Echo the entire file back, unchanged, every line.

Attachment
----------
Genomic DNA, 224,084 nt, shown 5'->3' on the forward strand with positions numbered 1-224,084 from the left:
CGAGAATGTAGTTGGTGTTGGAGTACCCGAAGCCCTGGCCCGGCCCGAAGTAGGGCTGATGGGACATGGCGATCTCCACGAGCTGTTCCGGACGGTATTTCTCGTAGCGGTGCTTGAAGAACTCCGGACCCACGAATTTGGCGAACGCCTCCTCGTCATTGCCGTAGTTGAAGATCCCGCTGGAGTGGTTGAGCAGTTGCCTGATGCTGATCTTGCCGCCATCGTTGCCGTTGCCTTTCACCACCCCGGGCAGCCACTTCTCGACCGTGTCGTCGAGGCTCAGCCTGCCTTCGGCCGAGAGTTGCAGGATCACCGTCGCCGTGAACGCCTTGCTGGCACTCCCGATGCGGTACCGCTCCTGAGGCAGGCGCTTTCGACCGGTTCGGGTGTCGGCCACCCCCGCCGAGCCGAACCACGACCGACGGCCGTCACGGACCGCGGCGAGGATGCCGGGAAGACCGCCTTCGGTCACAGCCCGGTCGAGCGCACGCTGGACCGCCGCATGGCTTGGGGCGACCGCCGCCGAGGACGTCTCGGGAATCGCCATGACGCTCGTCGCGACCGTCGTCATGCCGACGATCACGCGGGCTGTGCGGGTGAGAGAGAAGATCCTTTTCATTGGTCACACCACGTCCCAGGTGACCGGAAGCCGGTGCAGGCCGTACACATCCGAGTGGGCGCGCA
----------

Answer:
Genomic DNA, 224,084 nt, shown 5'->3' on the forward strand with positions numbered 1-224,084 from the left:
CGAGAATGTAGTTGGTGTTGGAGTACCCGAAGCCCTGGCCCGGCCCGAAGTAGGGCTGATGGGACATGGCGATCTCCACGAGCTGTTCCGGACGGTATTTCTCGTAGCGGTGCTTGAAGAACTCCGGACCCACGAATTTGGCGAACGCCTCCTCGTCATTGCCGTAGTTGAAGATCCCGCTGGAGTGGTTGAGCAGTTGCCTGATGCTGATCTTGCCGCCATCGTTGCCGTTGCCTTTCACCACCCCGGGCAGCCACTTCTCGACCGTGTCGTCGAGGCTCAGCCTGCCTTCGGCCGAGAGTTGCAGGATCACCGTCGCCGTGAACGCCTTGCTGGCACTCCCGATGCGGTACCGCTCCTGAGGCAGGCGCTTTCGACCGGTTCGGGTGTCGGCCACCCCCGCCGAGCCGAACCACGACCGACGGCCGTCACGGACCGCGGCGAGGATGCCGGGAAGACCGCCTTCGGTCACAGCCCGGTCGAGCGCACGCTGGACCGCCGCATGGCTTGGGGCGACCGCCGCCGAGGACGTCTCGGGAATCGCCATGACGCTCGTCGCGACCGTCGTCATGCCGACGATCACGCGGGCTGTGCGGGTGAGAGAGAAGATCCTTTTCATTGGTCACACCACGTCCCAGGTGACCGGAAGCCGGTGCAGGCCGTACACATCCGAGTGGGCGCGCA